So I was sitting there, staring at a screen when I realised that I hadn’t posted this month and then I realised there was no such thing as no-post-january…..
Part of my time has been taken up doing physiotherapy for a bone spur. And that in turn leads to timing and repetition and its hard to keep track when there’s two sets of twenty repetitions of a ten second hold. So I wondered about making something to track that. This has led to Clicker, a SwiftUI prototype to test out various ideas around minimising the buttons and interaction surfaces so we can have as simple a self-contained device as possible without compromising on functionality. Here’s a look in it’s current state:
What we have here is:
- a countdown clock
- a countdown adjuster
- an overall count
- a reset button
- a Go button (which shows Reps when counting down)
The only buttons are on the countdown adjuster, reset button and go button.
The time setting hides another control. At non-zero settings, hitting the Go button means the timer will count down from the set value till it hits zero and then bump up the counter and give a little (very little at the moment) haptic buzz.
Taking the timer down to zero lets it function as a simple counter with no haptic buzz, just bumping up the count as you do simple repetitions.
Keep repeating till you hit your count and you are done. Press reset and the count clears and you can move on.
This first pass is simply trying to minimise buttons with an eye to a handheld device which rests in your hand.
So far so good. I’ve been using it on my exercises on my phone and it seems to work. But there’s definately more refining to do. It could be prettier, it could be more hapticy and it could be a lot smarter.
With that in mind, I’ve aso started to think about completely different ways of implementing this, including a rich phone UI which could hold a script for a session and a watch Sidekick which timed and signalled the user on their completion of sections.
It’s a start though, and prototyping a gadget in software is an interesting experiment that could lead to a whole load of Clickers.
You can find the Clicker repo on GitHub.
I’m back on the Doorbell path. No, not ringing them and running away because thats [DING DONG] ach childish… No, I have been taking my 433Mhz doorbell interceptor and reworking it for more reliability and easier programmability. I’ve reworked the whole thing on PlatformIO which is basically a screaming-free answer to how weird and underfeatured the Arduino IDE is. That meant also working out a new way to recognise doorbell signals - I eventually ended up using RF433Any as its partner app, RF433Recv didn’t want to make interrupts happen on the M5 Atom Matrix I am using. Then it was a matter of cleaning the old app out and working out cleaner ways to handle preferences.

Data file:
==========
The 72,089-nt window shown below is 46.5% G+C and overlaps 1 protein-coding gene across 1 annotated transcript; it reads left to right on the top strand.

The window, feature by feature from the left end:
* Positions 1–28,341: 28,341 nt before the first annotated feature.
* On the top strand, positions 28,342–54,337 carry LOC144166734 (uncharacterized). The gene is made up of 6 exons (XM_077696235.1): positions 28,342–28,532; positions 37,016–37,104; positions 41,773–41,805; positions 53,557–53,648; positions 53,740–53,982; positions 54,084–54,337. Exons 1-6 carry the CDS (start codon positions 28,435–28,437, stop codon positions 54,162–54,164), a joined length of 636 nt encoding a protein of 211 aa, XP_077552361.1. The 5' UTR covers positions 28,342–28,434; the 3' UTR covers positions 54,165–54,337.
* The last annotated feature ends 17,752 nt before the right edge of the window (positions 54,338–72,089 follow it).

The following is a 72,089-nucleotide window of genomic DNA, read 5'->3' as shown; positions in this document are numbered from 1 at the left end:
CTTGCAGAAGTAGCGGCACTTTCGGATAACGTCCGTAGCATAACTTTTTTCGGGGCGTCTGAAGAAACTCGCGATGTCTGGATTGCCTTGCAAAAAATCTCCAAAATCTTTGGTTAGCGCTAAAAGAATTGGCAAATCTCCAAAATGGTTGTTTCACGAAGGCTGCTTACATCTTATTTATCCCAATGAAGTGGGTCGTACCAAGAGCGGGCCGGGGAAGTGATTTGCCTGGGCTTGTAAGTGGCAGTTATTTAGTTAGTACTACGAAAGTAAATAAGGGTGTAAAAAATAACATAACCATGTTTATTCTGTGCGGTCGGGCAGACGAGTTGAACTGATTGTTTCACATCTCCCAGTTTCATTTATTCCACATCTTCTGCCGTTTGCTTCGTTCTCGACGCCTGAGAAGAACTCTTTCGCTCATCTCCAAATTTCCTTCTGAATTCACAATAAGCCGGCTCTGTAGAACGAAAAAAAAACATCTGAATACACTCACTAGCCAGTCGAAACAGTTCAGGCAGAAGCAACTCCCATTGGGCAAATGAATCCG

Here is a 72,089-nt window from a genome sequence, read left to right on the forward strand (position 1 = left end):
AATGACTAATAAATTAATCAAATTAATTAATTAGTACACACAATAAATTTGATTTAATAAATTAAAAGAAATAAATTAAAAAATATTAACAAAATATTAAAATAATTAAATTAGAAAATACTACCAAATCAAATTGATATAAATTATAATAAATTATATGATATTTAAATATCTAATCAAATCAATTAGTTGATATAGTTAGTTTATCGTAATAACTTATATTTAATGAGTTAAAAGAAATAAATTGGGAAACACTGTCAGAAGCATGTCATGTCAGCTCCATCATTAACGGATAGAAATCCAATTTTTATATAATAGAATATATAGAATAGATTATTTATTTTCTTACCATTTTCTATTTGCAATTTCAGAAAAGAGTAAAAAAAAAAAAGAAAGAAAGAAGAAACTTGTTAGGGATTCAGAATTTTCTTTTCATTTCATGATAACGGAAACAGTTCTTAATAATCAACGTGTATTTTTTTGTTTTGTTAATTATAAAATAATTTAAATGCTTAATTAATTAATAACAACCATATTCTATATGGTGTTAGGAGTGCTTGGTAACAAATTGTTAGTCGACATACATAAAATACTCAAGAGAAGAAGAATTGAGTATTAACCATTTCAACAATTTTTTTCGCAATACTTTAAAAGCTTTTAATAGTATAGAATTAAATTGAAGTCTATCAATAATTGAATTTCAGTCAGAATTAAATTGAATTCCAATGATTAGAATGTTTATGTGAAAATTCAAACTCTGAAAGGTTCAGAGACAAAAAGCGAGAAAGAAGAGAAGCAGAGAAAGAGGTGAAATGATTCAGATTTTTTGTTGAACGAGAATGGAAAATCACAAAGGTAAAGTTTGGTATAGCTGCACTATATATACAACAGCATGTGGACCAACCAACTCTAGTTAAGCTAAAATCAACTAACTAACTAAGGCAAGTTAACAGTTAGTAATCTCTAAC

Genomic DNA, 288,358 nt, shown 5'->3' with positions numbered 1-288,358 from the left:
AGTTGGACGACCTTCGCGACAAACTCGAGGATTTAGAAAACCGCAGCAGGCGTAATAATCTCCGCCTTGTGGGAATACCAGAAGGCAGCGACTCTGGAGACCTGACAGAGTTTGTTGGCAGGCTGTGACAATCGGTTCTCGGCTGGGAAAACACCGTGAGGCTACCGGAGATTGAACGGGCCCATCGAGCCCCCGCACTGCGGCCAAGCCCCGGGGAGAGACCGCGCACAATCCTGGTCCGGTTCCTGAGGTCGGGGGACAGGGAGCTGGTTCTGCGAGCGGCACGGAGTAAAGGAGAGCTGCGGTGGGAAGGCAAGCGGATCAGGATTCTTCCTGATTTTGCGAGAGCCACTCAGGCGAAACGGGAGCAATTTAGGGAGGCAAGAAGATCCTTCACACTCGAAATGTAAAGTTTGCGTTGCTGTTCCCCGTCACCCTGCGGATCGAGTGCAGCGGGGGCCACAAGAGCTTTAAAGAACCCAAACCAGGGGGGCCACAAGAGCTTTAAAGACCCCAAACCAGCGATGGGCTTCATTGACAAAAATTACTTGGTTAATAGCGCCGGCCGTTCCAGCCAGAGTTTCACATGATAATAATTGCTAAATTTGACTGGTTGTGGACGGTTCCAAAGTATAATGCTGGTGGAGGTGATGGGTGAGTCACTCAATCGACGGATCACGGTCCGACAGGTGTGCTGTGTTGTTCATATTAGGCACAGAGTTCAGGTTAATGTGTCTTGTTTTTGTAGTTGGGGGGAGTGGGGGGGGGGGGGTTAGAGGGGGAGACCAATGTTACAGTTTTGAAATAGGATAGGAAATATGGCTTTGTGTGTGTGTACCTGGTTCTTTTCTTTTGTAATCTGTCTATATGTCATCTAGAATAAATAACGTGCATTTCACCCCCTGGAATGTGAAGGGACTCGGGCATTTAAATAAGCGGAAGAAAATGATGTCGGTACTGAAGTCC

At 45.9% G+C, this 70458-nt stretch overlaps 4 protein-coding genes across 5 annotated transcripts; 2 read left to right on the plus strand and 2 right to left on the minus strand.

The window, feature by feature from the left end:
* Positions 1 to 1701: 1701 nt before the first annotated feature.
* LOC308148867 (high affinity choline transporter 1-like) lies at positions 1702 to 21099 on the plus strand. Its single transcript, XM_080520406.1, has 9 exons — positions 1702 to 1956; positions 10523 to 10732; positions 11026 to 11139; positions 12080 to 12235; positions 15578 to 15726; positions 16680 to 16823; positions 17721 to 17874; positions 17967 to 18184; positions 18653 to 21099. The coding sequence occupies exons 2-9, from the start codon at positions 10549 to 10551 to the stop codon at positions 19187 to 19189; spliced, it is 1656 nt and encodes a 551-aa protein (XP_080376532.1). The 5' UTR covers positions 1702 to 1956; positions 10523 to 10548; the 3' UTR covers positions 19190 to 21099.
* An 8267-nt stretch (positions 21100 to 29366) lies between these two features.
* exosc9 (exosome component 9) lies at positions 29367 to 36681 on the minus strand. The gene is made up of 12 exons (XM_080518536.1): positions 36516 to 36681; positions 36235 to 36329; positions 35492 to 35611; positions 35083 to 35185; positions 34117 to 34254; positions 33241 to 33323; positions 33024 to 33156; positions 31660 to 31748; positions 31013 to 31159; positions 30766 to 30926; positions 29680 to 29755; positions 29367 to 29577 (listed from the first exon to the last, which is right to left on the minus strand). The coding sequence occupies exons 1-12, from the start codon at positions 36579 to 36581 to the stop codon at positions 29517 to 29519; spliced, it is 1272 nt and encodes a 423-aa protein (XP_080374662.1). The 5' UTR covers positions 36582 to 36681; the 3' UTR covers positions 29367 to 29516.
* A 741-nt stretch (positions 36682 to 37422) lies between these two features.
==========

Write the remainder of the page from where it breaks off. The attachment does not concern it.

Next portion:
In the end, it was the ESP32 Preference API that I used. After implementing the whole thing in the older and now depreacted EEPROM “API” and then finding out it was older and deprecated. MARK YOUR DEPRECATED FEATURES PEOPLE.
Anyway, holding down the matrix button and powering up resets the entire device. While powered up, press down the matrix button, hold it down and then press a doorbell button and the m5doorbell learns that doorbell. Next time it seens the signal, it’ll send off a pushsafer notification and my watch will tell me someone’s at the door (and now it includes the number, as registered, for the doorbell button).
The baseline rebuild has now lead me to the conclusion that ESP32’s aren’t built to hold a WiFi connection open all day. I’m going to switch to a WiFi on demand strategy as the connection time is now quick enough - previous builds of the ESP32 SDK were achingly slow - that I can contemplate it.
Again, plenty more to do on this. Returning the flashing matrix locally which provided a bonus alert for a particular headphone wearing nerd. Trying out the design with the newer Atom S3. And with multiple button support comes the possibility of multiple alerts and notifications.
Still, best to get something out there and you can check out the m5doorbell2024 repo on GitHub.
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